“The new Court of Accounts Law was enacted in 2010. I believe it did not receive much appreciation. But it was one of the most radical reforms. For the first time, audits by the Court of Accounts were extended to cover every area of public expenditure, including civilian, military and national intelligence expenditures, as well as State Economic Enterprises [KİTs] and municipalities’ for-profit companies. This has catapulted Turkey to the level of developed countries. Therefore, we must lend full and enthusiastic support to this law. With it, cases of corruption and fraud will be minimized and public resources will be used more effectively.”
The implementation of Law no. 6085 on the Court of Accounts was delayed until 2011, meaning 132 state institutions faced a more effective audit in 2011. This reform was perhaps the most radical step taken in the history of the republic to boost democratization. But why did the president feel the need to speak out on this matter?
About a month after the president’s statements, i.e., in early July, Parliament started to deliberate on an omnibus bill into which an amendment to the law on the Court of Accounts was inserted. There were 39 articles in this omnibus bill as of the evening of July 4, but when it was passed by Parliament early the next morning, there were 95 articles. The motions by several ruling Justice and Development Party (AK Party) deputies for introducing changes also included amendments that considerably trimmed the auditing powers of the Court of Accounts. And sadly enough, Parliament passed it.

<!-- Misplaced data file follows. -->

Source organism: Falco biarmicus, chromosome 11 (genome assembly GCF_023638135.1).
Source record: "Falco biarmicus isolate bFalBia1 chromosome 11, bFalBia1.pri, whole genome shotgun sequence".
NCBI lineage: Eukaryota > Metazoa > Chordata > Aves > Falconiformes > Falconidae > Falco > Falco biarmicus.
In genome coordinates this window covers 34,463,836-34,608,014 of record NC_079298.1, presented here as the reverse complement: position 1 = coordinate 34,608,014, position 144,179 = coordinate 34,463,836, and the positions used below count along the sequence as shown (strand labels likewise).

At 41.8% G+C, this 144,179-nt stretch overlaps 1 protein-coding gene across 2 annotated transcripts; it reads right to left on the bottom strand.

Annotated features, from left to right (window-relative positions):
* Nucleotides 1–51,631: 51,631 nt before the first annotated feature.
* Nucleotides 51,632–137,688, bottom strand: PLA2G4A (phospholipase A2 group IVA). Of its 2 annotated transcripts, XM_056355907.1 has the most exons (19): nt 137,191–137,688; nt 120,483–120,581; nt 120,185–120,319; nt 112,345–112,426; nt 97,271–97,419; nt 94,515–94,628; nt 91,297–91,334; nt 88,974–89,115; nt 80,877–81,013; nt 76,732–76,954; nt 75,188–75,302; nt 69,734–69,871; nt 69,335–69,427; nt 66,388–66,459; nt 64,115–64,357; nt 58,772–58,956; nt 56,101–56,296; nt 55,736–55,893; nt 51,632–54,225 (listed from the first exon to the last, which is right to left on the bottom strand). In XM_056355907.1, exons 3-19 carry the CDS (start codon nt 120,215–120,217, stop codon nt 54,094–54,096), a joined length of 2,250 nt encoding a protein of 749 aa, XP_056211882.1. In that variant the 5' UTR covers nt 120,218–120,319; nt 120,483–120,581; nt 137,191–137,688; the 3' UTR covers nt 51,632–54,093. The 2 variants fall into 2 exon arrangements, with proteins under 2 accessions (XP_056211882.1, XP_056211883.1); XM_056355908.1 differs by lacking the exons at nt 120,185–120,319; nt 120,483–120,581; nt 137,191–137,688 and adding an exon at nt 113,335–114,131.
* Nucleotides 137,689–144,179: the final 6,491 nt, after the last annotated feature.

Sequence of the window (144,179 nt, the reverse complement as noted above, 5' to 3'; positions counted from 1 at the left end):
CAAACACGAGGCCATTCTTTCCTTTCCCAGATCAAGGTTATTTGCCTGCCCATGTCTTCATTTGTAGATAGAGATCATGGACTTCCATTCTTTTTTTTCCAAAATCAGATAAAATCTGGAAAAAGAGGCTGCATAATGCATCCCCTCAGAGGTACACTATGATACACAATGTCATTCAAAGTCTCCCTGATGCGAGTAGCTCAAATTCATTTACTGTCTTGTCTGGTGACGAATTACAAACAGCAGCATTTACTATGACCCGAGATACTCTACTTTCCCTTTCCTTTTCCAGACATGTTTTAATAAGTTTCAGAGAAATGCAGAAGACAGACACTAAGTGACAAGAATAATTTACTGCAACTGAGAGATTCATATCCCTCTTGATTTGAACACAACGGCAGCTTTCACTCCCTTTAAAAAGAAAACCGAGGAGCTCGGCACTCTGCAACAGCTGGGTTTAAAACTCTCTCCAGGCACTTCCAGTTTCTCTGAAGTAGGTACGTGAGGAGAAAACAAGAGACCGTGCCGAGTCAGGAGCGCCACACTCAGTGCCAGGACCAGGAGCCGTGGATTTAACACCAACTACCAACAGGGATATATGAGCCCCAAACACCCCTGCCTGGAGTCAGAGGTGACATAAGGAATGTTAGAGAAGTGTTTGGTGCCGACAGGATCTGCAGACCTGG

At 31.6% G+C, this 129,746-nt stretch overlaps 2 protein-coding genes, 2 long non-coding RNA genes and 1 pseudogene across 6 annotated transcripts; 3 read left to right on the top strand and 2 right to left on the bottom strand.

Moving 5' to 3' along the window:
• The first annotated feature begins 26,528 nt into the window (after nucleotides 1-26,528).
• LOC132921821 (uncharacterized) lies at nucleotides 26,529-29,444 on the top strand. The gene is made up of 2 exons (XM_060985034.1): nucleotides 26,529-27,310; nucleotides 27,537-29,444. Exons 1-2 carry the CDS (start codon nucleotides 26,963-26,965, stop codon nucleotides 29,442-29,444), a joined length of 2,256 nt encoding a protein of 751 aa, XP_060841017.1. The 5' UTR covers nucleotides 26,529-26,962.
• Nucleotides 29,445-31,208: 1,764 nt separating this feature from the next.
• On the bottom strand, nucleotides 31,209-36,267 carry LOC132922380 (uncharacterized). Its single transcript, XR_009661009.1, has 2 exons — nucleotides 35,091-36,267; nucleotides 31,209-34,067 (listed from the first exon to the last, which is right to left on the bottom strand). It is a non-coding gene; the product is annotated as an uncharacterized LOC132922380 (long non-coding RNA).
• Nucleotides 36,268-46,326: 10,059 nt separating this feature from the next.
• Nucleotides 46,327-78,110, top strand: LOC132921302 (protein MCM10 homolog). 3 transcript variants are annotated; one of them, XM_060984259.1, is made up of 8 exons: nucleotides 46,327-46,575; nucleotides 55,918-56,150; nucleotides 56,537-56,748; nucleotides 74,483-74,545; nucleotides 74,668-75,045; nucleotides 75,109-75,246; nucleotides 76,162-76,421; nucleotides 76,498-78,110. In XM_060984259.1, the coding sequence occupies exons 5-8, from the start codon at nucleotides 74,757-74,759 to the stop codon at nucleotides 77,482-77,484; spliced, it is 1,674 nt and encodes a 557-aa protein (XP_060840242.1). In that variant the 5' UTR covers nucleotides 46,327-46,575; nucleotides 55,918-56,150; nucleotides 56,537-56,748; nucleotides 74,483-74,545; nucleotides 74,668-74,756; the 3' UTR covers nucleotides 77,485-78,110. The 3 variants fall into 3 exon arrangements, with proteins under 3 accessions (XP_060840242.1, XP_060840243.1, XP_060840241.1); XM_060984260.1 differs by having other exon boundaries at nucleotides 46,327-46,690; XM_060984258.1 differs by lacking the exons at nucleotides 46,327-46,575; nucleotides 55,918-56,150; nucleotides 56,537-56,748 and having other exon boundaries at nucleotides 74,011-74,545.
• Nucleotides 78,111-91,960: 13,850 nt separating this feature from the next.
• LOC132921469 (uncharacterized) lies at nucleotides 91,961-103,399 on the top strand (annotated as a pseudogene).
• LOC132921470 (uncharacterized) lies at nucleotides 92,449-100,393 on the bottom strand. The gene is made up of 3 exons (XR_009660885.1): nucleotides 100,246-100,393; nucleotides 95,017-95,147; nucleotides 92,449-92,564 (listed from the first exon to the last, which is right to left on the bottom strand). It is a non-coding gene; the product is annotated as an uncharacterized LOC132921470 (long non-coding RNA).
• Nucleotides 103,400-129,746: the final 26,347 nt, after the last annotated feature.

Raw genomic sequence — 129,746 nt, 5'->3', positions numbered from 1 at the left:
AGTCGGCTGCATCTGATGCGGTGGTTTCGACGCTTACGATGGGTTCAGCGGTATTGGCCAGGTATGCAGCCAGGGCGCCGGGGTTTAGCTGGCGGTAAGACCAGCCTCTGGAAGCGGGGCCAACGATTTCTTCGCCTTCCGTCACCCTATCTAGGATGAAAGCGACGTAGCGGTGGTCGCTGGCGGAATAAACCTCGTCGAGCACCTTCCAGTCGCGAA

Possibly, the president knew about these preparations when he spoke about it a month earlier. The government had meddled with the law on the Court of Accounts before. It was very likely that Gül saw signs of a new intervention and cautioned everyone in order to prevent it.
What were the consequences of the changes introduced by the omnibus bill?
To sum it up: First, the Court of Accounts will now have to comply with the opinions of the public institutions it is auditing. Second, the Court of Accounts is stripped off its power to identify the accuracy and reliability of the financial statements of the public institutions and to assess their internal control systems. Third, the Court of Accounts will now have to prepare its reports in consultation with the audited public institutions. Fourth, the Court of Accounts is prohibited from preparing audit reports that suggest that the audited items were not found to be appropriate in terms of their necessity, proportionality, effectiveness, economy and efficiency or for similar reasons. Fifth, if it has found a transaction that conforms to the legislation in one aspect, the Court of Accounts is prohibited from finding it to “not conform to legislation” from another aspect.
All this abolished any remaining basis for the Court of Accounts to perform its auditing functions. Indeed, previously, many powers and authorities of the Court of Accounts had already been pruned; the court could still conduct certain audits based on the interpretations of its General Assembly. But the latest amendments made it virtually impossible for the Court of Accounts to audit the state apparatus.
The Court of Accounts had prepared its audit reports for the year 2011 before the supplementary articles in July came into force. But the ratification process of these audit reports was under way. The government held that the amendments to the law on the Court of Accounts should be applicable to these reports as well and these reports were sent back to the court. This means that none of the 2011 financial statements of public institutions were audited. Parliament’s session on budgeting for 2013 has recently started amid this darkness that fell on 132 public institutions.
One is urged to ask: What was in those reports?